Stunning, Redemptive Chinese Epic
Starring: Tony Leung, Takeshi Kaneshiro,
Chiling Lin, Zhang Fengyi, and
Audience: Teenagers and adults
Runtime: 148 minutes
Distributor: Magnet Films/Magnolia Pictures
Director: John Woo
Executive Producer: Han Sanping, Masato Matsuura,
Wu Kebo, Ryuhei Chiba,
Chin-Wen Huang, Wootaek Kim,
Jeonghun Ryu, and John Woo
Producer: John Woo and Terence Chang
Writer: John Woo, Khan Chan, Kuo
Cheng, and Sheng Heyu
Address Comments To:Bill Banowski, CEO, Magnolia Pictures
1614 West 5th St.
Austin, TX 78703
Eamon Bowles, President, Magnolia Pictures
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Email: info@ magpictures.com
Based on a famous Chinese novel, but without most of the novel’s supernatural elements, the movie focuses on historical events in 208 A.D. at the end of the Han Dynasty in China. The Prime Minister is gathering power to eventually overthrow Emperor Han. He convinces the Emperor to wage war on the Kingdoms of Xu (“Chew”) in the West and Wu in the South.
After a heroic stand against the Prime Minister’s one million man army, the army of Xu’s leader, Liu Bei, makes their escape across the Yangtze River, trying to protect the thousands of refugees fleeing for their lives. Liu Bei sends his strategist, Kuongming to the Kingdom of Wu, where he consults with the Viceroy to establish an alliance against the Prime Minister. They agree to the alliance, and a series of battles occurs around the Red Cliffs, where the Viceroy lives in a fort.
Both sides have some tricks up their sleeves as the war continues. But, the biggest trick of all may come from the Viceroy’s beautiful, peace-loving wife, for whom the Prime Minister himself carries a torch.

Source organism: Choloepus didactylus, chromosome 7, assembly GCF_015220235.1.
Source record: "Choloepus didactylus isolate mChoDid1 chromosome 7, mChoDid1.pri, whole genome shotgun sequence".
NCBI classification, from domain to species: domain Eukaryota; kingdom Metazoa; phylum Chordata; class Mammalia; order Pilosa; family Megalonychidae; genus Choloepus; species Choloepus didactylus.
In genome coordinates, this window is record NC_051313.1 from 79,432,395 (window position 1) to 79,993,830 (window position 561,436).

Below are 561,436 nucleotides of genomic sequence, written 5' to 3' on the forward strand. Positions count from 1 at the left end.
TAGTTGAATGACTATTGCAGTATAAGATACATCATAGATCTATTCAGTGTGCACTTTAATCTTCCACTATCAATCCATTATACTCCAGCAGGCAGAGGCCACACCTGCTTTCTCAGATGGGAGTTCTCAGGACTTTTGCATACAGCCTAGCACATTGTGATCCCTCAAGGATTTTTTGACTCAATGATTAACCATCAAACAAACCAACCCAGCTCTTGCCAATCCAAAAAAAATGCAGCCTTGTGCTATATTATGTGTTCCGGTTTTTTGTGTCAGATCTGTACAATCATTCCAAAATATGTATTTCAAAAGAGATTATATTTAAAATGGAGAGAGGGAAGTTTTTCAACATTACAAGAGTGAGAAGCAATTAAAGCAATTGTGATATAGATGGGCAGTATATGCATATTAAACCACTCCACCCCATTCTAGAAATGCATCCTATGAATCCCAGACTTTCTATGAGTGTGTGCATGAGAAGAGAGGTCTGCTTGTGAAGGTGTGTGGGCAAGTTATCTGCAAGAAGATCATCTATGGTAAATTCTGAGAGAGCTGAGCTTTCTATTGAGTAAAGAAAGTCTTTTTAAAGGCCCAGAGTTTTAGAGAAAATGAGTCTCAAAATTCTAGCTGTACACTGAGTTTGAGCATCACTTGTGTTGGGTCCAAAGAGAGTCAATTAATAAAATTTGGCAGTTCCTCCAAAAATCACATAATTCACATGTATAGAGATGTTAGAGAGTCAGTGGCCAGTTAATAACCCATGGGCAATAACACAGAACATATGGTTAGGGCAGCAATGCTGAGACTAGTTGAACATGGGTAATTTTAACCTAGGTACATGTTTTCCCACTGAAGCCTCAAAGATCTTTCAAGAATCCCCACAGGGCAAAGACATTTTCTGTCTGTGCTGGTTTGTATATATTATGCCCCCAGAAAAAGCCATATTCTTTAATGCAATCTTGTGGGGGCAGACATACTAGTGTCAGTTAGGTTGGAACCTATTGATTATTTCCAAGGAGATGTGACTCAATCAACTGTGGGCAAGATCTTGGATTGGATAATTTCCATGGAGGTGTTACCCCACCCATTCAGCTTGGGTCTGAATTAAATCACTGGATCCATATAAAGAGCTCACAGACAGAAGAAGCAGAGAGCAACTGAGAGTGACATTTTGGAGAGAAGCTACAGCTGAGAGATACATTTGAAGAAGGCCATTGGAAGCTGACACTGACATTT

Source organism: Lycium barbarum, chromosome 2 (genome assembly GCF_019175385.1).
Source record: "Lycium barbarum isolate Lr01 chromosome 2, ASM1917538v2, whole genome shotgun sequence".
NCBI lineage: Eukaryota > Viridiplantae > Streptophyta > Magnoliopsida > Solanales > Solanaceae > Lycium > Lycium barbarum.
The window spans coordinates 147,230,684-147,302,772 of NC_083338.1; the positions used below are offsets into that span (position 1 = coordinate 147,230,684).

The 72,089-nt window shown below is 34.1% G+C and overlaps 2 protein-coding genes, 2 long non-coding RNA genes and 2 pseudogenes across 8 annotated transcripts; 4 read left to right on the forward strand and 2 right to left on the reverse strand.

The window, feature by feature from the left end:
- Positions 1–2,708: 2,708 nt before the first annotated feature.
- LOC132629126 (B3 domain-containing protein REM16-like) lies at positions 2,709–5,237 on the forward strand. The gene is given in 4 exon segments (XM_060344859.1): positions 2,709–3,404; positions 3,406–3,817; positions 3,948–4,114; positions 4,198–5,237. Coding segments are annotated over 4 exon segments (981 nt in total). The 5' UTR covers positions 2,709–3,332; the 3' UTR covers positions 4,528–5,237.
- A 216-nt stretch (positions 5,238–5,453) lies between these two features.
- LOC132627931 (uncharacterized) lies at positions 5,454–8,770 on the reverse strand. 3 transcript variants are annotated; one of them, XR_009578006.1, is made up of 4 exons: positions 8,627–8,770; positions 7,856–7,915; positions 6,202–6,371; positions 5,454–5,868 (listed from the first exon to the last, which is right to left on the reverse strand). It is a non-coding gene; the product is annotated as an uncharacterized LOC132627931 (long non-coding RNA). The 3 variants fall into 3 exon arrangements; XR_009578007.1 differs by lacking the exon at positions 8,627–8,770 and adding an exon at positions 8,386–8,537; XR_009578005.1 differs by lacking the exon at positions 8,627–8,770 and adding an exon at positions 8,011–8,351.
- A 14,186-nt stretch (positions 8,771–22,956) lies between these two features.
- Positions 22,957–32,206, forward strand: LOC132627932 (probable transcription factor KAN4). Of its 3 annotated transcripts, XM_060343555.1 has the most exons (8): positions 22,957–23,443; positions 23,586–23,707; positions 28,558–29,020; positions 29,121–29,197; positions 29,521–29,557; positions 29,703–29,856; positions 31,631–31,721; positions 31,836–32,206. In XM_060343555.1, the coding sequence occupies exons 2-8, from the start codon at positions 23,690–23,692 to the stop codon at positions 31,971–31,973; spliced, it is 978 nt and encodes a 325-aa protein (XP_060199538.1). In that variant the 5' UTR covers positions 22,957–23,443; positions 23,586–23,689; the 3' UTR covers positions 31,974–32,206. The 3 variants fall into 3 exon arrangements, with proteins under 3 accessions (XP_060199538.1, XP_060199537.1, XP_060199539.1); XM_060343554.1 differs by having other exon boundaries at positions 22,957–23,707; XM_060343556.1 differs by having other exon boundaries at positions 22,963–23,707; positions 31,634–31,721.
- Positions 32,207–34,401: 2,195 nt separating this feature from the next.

RED CLIFF is a stunning, inspiring, well acted historical epic about a fight against tyranny. It also shows how friendship, courage, patriotism, and loyalty working together can defeat the tyranny of Big Government. In that sense, though it is somewhat romanticized, the movie clearly has a strong moral worldview. There is only one reference to Eastern religion in this Western subtitled version of John Woo’s two-part Chinese epic. This occurs when the strategist briefly mentions the yin/yang of nature as an explanation for how his expertise at reading changes in the weather can help the good guys develop a winning battle strategy against the evil Prime Minister and his forces.
There are a couple relatively light obscenities, a tasteful bedroom scene between the Viceroy and his beloved wife, and some very strong battle scenes with some blood. The violence does not seem as strong as Mel Gibson’s BRAVEHEART or WE WERE SOLDIERS, however. Thus, MOVIEGUIDE® advises caution for older children.
On the whole, however, RED CLIFF is a redemptive, morally uplifting foreign movie that’s well worth seeing.
RED CLIFF is a stunning, inspiring, well-acted historical epic about fighting against tyranny. Its morally uplifting worldview shows how friendship, courage, patriotism, and loyalty working together can defeat the tyranny of Big Government. The movie contains a couple obscenities, a bedroom scene, and some very strong battle violence, so caution for older children is advised.